In the spirit of Reconciliation, Sydney Festival has partnered with BridgeClimb Sydney to create an Indigenous-centred storytelling climb.

Burrawa, meaning “above or “upwards” in local language, sees climbers experience the iconic Sydney Harbour Bridge and its view through an Indigenous perspective, with the sharing of history and Dreaming stories by Aboriginal storytellers.

Two years in the making, the inspiration of Burrawa rose from conversations in Bayala, free language classes facilitated by Sydney Festival in previous years.

Working with BridgeClimb Owner David Hammon, Sydney Festival artistic director Wesley Enoch created Burrawa.

“We thought that these lessons need a bigger platform. What was amazing was that David and the BridgeClimb mob were keen on this idea about how more people come back and see things differently, particularly within [a] COVID environment,” Enoch said.

In creating Burrawa, Enoch hoped to elevate Indigenous voices through the colonial structure of the bridge.

“I feel like, personally, my whole practice as an artist has been more like a pirate,” laughed Enoch.

“You jump on other structures, take them over and make them your own.

“The idea that people are open to those experiences is so important. BridgeClimb is open to it and it’s come at the right time for them … in terms of thinking about their identity.”

Sydney Festival artistic director Wesley Enoch and BridgeClimb Owner Owner David Hammon take on Burrawa. Photo Credit Yaya Stempler.

Burrawa shares the stories of historic Aboriginal figures Bennelong, Barangaroo and Patyegarang, following who they were, where they walked and the legacy they left. It also shares the Dreaming story of Me-Mel which was requested by Metro Local Aboriginal Land Council.

“It was great speaking to Metro Land Council, they were very adamant when we were speaking to them about Me-Mel and the eye of the eel. That story is so important,” said Enoch.

“It’s on public record that Bennelong was talking to Phillip and saying that that is our estate. They used that word, our estate that no one else should own.

“That is a very interesting idea, that even from the early days of the colony, they said if you stay there that’s okay, but this is sacred, this is important to us.”

Alongside working with Metro Local Aboriginal Land Council, Burrawa was supported by Tribal Warrior Aboriginal Corporation and in particular, CEO Shane Phillips. Each ticket sold for the Burrawa Climb will see $10 donated to the corporation.

Wiradjuri woman Mia Makin is one of the three Aboriginal storytellers leading the climb.

Makin got involved with the desire to share Indigenous history.

“I think most people don’t think about that history, they don’t think to ask or to learn. I think having this opportunity to teach people will let them see that,” she said.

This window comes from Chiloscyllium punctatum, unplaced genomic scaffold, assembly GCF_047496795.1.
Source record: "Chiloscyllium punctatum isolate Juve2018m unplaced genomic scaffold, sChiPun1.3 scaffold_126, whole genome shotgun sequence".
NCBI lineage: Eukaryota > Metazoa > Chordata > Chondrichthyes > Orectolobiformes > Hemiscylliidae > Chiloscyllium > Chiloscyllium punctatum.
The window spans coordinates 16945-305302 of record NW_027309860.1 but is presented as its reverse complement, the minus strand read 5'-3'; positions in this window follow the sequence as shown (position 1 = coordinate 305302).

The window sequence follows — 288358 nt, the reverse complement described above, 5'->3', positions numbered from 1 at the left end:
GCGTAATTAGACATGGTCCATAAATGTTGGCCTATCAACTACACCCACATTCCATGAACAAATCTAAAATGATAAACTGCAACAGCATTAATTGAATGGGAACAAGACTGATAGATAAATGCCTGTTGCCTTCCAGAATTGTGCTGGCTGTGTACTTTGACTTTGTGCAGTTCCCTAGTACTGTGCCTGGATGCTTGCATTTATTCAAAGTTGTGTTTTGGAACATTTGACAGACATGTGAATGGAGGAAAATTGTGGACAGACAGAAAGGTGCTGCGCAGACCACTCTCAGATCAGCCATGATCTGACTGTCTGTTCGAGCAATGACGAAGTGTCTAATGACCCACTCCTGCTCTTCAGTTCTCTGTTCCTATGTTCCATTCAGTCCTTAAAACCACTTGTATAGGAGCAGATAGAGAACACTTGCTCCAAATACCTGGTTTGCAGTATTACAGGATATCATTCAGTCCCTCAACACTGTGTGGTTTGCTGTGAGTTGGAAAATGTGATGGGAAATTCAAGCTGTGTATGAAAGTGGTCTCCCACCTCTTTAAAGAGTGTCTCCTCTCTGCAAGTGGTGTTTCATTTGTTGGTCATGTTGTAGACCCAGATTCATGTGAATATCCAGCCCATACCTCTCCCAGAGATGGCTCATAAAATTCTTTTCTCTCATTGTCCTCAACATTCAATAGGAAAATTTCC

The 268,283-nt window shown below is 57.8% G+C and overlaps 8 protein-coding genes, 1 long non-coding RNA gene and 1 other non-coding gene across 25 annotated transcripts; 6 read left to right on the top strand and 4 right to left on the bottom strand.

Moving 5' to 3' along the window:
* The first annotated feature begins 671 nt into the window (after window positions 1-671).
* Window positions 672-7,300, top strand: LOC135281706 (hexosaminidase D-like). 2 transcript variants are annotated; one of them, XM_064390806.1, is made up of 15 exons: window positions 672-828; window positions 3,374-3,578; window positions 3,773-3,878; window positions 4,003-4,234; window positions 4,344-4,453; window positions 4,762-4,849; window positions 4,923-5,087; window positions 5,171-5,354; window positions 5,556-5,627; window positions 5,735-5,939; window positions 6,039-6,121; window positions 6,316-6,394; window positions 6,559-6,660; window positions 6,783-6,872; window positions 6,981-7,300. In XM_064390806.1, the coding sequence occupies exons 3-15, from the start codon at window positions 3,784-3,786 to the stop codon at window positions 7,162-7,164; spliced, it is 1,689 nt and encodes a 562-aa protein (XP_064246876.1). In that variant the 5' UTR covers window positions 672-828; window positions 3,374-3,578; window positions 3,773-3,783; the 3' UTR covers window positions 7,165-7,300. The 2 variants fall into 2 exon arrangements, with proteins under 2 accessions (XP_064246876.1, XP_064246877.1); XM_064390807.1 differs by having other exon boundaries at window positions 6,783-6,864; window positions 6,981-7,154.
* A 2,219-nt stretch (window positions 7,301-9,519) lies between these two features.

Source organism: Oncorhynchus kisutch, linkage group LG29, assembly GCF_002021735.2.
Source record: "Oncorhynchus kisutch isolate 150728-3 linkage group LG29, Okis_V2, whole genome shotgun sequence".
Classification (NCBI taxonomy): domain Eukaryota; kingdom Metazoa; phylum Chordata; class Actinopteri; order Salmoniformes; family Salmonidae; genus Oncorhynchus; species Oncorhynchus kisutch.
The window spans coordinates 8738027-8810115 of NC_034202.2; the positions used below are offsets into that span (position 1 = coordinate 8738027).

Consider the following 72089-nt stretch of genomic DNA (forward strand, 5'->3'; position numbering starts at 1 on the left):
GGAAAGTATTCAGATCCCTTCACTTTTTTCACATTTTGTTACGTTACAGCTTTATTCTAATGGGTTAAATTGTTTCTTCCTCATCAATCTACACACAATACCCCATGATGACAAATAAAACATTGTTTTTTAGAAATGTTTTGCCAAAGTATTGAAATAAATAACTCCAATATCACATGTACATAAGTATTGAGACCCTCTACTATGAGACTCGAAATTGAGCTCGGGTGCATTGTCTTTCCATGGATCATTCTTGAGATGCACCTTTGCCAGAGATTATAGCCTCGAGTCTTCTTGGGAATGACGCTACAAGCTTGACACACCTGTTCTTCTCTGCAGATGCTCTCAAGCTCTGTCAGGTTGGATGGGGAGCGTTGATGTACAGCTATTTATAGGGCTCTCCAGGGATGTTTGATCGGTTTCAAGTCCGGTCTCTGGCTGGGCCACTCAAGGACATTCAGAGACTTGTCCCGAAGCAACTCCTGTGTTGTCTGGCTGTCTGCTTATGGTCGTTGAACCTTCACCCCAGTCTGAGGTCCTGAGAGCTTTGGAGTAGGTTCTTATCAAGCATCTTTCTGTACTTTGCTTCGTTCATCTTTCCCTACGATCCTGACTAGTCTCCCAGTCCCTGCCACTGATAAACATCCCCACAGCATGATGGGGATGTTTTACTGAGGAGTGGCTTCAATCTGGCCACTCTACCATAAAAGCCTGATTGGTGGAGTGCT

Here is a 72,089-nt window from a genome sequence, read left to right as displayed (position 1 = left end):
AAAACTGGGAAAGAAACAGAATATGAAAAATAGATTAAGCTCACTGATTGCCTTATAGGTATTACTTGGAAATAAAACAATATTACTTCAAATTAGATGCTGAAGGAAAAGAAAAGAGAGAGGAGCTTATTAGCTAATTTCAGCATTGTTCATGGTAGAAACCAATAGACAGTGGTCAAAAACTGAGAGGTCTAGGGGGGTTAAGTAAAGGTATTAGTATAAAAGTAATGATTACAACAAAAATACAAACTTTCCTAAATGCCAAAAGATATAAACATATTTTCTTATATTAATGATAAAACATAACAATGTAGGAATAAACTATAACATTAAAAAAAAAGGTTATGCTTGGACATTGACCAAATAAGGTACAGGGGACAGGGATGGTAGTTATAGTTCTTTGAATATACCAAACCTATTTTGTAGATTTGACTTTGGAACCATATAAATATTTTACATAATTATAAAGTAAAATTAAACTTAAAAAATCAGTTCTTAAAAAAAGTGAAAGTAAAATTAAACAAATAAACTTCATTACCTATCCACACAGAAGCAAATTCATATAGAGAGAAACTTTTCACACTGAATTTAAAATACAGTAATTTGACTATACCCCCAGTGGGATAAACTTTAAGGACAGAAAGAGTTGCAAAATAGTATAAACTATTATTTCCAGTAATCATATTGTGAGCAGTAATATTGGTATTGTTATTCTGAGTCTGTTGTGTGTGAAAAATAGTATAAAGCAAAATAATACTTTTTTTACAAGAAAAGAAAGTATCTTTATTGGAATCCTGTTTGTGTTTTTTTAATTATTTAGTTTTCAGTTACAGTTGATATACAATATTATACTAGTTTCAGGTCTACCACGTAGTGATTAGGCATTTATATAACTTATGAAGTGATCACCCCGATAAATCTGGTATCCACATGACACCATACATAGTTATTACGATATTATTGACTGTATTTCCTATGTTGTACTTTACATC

“Letting them see Sydney in a new light, from new vantage points and ideas that they’ve never thought about before.”

“You see the light in their eyes when they’re learning, and they get it. You turn around and you see how interested they are and how they want to learn more about how our people lived.”

Makin said this experience, in the wake of the anthem, pushes for Reconciliation. 

“I think this, along with the change to our anthem from ‘young and free’ to ‘one and free‘ I think it is a step for Australia. We are coming forward, we are including people … we’re understanding culture,” she said.

Enoch shared Makin’s sentiments regarding the anthem change, but recommended Australia should not be satisfied with small changes.

“Every step is a step but when the journey is so long, those little steps, we should not overload them and think they are the most amazing thing ever. We shouldn’t feel so much gratitude that we don’t take the next step afterwards,” he said.

“I think the thinking behind the word change is more important than the word change itself and I want that thinking to start to influence a whole lot of conversations — particularly the Voice to Parliament.

“That is the big issue right now … in many ways we are moving beyond Reconciliation and talking more about sovereignty and Treaty.

“Ways of looking at sovereignty, even in things like this where we say understand the story, understand where First Nations peoples come from and then beyond that how do we, as First Nations people, influence the decision-making of the nation — because we may be able to do things differently.”

Burrawa Climbs will take place each Friday, Saturday and Sunday during the Sydney Festival. The Sydney Festival will run from January 6 to 26.

For more information or to book a Burrawa Climb, visit: https://www.sydneyfestival.org.au/events/burrawa.

By Rachael Knowles